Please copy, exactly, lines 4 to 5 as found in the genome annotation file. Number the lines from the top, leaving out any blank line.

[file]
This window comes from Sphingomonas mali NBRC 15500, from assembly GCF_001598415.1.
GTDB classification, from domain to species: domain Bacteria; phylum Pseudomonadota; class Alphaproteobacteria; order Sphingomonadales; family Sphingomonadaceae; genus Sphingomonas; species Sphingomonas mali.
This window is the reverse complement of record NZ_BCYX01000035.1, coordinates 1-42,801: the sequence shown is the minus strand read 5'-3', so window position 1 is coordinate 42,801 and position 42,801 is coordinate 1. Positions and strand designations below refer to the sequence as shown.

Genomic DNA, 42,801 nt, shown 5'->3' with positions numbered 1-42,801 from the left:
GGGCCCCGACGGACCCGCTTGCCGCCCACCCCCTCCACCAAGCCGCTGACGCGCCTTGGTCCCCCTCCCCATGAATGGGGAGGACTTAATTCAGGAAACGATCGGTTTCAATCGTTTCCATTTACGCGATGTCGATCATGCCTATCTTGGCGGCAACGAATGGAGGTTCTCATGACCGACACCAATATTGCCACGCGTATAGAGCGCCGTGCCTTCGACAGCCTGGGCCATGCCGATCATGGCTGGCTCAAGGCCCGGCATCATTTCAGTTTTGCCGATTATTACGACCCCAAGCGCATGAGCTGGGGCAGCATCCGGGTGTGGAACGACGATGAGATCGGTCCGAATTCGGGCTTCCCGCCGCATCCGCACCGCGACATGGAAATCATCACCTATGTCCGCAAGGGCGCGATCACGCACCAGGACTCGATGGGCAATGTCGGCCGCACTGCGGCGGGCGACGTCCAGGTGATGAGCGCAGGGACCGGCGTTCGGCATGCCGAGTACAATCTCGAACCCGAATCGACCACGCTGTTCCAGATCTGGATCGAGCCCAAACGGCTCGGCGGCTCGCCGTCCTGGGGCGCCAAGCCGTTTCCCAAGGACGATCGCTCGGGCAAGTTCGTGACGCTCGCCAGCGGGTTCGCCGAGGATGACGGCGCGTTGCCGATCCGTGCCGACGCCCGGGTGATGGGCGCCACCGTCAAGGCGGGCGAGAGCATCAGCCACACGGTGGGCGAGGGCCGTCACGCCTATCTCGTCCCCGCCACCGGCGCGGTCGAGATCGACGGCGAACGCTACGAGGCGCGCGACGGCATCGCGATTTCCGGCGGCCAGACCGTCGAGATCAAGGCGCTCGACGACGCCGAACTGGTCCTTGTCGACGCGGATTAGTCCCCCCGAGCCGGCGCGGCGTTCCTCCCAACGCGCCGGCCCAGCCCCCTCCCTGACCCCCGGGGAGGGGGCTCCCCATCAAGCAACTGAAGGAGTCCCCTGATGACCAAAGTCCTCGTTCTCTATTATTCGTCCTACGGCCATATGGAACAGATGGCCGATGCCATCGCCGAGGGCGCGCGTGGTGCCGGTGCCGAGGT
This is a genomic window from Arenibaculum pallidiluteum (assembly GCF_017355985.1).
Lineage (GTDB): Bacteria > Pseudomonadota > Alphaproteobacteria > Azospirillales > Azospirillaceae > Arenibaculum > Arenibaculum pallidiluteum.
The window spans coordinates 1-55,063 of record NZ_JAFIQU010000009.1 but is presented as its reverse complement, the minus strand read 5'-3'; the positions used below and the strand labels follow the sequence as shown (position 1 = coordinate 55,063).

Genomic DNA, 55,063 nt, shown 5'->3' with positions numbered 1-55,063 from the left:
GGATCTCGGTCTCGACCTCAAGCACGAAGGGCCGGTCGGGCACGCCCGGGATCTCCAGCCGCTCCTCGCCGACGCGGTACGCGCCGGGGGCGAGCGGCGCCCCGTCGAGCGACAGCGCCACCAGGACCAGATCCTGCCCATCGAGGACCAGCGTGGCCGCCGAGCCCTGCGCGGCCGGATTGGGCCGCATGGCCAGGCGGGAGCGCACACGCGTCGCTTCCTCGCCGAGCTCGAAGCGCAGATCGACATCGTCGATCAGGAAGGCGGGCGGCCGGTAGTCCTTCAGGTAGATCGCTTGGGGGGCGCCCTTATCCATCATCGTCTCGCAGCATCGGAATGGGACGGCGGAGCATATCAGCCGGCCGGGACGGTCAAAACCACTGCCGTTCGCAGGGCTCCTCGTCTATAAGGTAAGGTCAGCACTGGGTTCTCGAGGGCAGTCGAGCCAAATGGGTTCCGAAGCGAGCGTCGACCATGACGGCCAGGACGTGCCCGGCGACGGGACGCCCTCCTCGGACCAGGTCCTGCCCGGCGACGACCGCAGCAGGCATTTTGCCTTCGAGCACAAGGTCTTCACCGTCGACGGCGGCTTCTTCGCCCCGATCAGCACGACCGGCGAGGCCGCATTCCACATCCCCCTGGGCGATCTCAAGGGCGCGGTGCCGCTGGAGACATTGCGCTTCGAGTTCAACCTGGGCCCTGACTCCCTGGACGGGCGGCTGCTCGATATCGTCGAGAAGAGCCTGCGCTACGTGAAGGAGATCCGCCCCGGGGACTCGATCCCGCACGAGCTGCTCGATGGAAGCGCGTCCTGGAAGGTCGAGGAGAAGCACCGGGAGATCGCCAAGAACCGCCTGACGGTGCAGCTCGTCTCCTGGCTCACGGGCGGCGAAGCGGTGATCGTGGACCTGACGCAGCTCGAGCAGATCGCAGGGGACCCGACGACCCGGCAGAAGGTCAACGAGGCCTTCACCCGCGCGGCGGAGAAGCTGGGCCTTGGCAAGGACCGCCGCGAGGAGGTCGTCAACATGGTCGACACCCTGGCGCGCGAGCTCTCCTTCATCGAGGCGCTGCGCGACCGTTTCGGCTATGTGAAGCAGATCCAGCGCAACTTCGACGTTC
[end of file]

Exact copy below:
Genomic DNA, 42,801 nt, shown 5'->3' with positions numbered 1-42,801 from the left:
GGGCCCCGACGGACCCGCTTGCCGCCCACCCCCTCCACCAAGCCGCTGACGCGCCTTGGTCCCCCTCCCCATGAATGGGGAGGACTTAATTCAGGAAACGATCGGTTTCAATCGTTTCCATTTACGCGATGTCGATCATGCCTATCTTGGCGGCAACGAATGGAGGTTCTCATGACCGACACCAATATTGCCACGCGTATAGAGCGCCGTGCCTTCGACAGCCTGGGCCATGCCGATCATGGCTGGCTCAAGGCCCGGCATCATTTCAGTTTTGCCGATTATTACGACCCCAAGCGCATGAGCTGGGGCAGCATCCGGGTGTGGAACGACGATGAGATCGGTCCGAATTCGGGCTTCCCGCCGCATCCGCACCGCGACATGGAAATCATCACCTATGTCCGCAAGGGCGCGATCACGCACCAGGACTCGATGGGCAATGTCGGCCGCACTGCGGCGGGCGACGTCCAGGTGATGAGCGCAGGGACCGGCGTTCGGCATGCCGAGTACAATCTCGAACCCGAATCGACCACGCTGTTCCAGATCTGGATCGAGCCCAAACGGCTCGGCGGCTCGCCGTCCTGGGGCGCCAAGCCGTTTCCCAAGGACGATCGCTCGGGCAAGTTCGTGACGCTCGCCAGCGGGTTCGCCGAGGATGACGGCGCGTTGCCGATCCGTGCCGACGCCCGGGTGATGGGCGCCACCGTCAAGGCGGGCGAGAGCATCAGCCACACGGTGGGCGAGGGCCGTCACGCCTATCTCGTCCCCGCCACCGGCGCGGTCGAGATCGACGGCGAACGCTACGAGGCGCGCGACGGCATCGCGATTTCCGGCGGCCAGACCGTCGAGATCAAGGCGCTCGACGACGCCGAACTGGTCCTTGTCGACGCGGATTAGTCCCCCCGAGCCGGCGCGGCGTTCCTCCCAACGCGCCGGCCCAGCCCCCTCCCTGACCCCCGGGGAGGGGGCTCCCCATCAAGCAACTGAAGGAGTCCCCTGATGACCAAAGTCCTCGTTCTCTATTATTCGTCCTACGGCCATATGGAACAGATGGCCGATGCCATCGCCGAGGGCGCGCGTGGTGCCGGTGCCGAGGT